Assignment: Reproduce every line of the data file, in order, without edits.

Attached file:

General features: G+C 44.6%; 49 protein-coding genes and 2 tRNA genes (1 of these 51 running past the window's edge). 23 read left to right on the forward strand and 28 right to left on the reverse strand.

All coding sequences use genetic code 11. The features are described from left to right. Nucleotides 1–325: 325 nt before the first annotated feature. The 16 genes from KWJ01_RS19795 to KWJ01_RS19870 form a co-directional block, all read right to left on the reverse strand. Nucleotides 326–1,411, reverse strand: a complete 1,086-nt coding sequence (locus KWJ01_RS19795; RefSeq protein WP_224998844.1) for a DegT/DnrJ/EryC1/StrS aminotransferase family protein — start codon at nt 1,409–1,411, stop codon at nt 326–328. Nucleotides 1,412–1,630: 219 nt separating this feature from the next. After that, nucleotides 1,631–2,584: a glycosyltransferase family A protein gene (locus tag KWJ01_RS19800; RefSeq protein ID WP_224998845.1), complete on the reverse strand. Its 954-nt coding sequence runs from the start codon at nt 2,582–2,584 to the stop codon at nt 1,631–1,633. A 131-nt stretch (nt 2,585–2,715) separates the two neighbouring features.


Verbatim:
General features: G+C 44.6%; 49 protein-coding genes and 2 tRNA genes (1 of these 51 running past the window's edge). 23 read left to right on the forward strand and 28 right to left on the reverse strand.

All coding sequences use genetic code 11. The features are described from left to right. Nucleotides 1–325: 325 nt before the first annotated feature. The 16 genes from KWJ01_RS19795 to KWJ01_RS19870 form a co-directional block, all read right to left on the reverse strand. Nucleotides 326–1,411, reverse strand: a complete 1,086-nt coding sequence (locus KWJ01_RS19795; RefSeq protein WP_224998844.1) for a DegT/DnrJ/EryC1/StrS aminotransferase family protein — start codon at nt 1,409–1,411, stop codon at nt 326–328. Nucleotides 1,412–1,630: 219 nt separating this feature from the next. After that, nucleotides 1,631–2,584: a glycosyltransferase family A protein gene (locus tag KWJ01_RS19800; RefSeq protein ID WP_224998845.1), complete on the reverse strand. Its 954-nt coding sequence runs from the start codon at nt 2,582–2,584 to the stop codon at nt 1,631–1,633. A 131-nt stretch (nt 2,585–2,715) separates the two neighbouring features.